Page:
Who owns our natural resources? Why the people are so poor and desperate in rich Lake Victoria Basin
Lake Victoria (Nyanza as called by local people) is the second biggest Lake in the world and the father to Egyptian riches, 40 years ago it had over 320 old fish species; now it possesses only eight species1 It’s basin is potentially the riches region in East Africa and occupied by so poor people, it’s environment in such deep criss1 Why?
The Lake’s resource wealth is further increased by the fact that its soils are among the most fertile in East Africa. The varied and rich cultures of its peoples, its breath taking scenery and abundant wildlife and the thorough vastness of the Lake make it potentially a prime tourism destination.
Factor in region’s capacity for agricultural variety output, industry, hydro- electricity, the gold and other mineral deposit in such places as Tarime, Serengeti, Musoma, Geita and Kahama in Tanzania, and Macalder in Kenya. And again, you are looking at the richest region in East Africa.
The people of this great Lake; the Luo, sukuma, Haya, Baganda etc. are among the poorest in the world. Official statistics put poverty level at an average of 49% of East African population. Malnutrition is wider spread, high child mortality, protein deficiency in this protein rich Zone. Add to this, the economy, social and environmental cost of the deadly HIV/AIDS, whose incidence in the Lake world and a stern picture begins to look very sad.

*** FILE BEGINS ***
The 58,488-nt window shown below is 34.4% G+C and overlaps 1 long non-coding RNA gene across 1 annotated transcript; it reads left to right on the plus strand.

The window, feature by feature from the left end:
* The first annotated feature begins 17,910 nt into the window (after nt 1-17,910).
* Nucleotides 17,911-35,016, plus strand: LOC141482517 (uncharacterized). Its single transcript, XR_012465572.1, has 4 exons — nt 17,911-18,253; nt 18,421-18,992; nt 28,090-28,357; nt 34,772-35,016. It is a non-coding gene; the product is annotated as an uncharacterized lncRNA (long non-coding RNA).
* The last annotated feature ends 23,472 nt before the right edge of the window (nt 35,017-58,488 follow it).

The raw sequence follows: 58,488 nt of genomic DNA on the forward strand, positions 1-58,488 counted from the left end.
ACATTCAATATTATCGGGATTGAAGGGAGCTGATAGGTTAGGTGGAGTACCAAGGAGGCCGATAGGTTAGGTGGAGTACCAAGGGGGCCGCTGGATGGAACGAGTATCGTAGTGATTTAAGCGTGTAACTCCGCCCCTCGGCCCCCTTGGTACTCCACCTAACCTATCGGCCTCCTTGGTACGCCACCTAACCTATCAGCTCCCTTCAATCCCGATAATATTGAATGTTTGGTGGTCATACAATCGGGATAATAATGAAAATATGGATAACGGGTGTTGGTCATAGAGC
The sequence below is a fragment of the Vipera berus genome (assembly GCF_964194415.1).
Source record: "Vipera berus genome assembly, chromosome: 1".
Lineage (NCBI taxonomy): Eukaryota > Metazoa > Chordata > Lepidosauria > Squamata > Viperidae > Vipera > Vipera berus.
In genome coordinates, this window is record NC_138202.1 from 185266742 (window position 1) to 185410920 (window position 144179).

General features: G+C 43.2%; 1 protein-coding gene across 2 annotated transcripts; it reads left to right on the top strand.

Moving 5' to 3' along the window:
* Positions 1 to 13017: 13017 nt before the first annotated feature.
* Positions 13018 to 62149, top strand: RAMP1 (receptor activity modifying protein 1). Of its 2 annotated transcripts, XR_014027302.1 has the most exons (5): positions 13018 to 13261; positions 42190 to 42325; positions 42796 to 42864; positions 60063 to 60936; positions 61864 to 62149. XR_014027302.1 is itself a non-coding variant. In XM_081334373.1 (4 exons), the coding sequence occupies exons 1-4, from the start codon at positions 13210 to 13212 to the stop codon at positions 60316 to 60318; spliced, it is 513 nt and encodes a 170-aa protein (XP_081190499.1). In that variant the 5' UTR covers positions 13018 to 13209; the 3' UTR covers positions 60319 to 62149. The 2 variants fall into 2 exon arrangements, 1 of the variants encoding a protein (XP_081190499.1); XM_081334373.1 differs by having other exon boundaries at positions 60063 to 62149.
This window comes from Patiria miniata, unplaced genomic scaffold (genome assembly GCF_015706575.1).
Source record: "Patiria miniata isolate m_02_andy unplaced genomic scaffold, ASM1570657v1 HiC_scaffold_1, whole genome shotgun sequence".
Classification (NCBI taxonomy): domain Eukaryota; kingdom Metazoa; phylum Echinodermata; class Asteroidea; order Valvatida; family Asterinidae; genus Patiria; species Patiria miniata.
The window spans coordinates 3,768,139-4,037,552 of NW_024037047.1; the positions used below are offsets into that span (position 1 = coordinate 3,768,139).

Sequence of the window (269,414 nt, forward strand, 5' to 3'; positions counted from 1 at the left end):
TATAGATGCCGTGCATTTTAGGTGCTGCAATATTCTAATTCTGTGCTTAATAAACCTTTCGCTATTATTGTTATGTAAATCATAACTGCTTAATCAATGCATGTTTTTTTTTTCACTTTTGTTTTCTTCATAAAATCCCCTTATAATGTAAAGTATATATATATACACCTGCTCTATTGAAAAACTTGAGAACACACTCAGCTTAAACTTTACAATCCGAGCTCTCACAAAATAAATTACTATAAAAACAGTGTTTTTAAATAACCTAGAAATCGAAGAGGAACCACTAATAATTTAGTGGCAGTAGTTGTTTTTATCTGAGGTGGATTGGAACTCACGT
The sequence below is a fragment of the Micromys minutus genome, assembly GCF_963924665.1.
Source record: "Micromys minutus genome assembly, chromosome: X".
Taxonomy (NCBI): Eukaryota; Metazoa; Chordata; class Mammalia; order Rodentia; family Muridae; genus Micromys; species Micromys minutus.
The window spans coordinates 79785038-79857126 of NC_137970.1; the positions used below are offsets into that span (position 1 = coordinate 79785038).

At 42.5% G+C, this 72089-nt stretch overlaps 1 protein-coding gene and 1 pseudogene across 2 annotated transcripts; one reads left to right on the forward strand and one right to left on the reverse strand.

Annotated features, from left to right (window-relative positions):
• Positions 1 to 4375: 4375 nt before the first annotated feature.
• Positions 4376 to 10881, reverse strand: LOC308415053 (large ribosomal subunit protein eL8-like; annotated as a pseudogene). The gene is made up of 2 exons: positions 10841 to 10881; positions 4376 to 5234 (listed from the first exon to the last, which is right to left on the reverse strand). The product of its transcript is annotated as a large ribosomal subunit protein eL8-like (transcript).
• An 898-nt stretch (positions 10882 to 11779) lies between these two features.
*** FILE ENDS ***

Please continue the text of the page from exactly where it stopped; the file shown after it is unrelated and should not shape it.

There are many activities taking place daily in and around the lake: agriculture, Fishing, Irrigation, Mining etc. But all in vain! The people remain poor amid all riches; they are yet to enjoy the fruits of being granted with this golden prize. Most are blaming their governments for not implementing effective strategies towards the basin development.
Waste in the Lake Victoria basin is a two-way highway.
*Flowing down into the Lake is the waste and high population generated upstream and taken through by twenty big feeder rivers (10 in Kenya, 6 in Tanzania and 4 in Uganda). All these and other smaller ones drain their contents into the Lake, taking with them the same severe disease.
Untreated sewage from municipalities, rural towns and village, toxic effluent from industries and sediments (which is carried in huge tonnage daily)
All East African countries are the major contributor to the lake pollution but are doing the least about it. Because of lack of sewer, treatment works; largely unregulated agro industries dump untreated effluent into the rivers or direct into the Lake. Pesticides, herbicides and fertilizers find their way into the Lake without forgetting the entire weight of village’s waste, which also rolls down into the rivers ending their journey into our precious Lake. And to crown it all, the water from the lakes is used directly for-domestic consumption. activities lake garda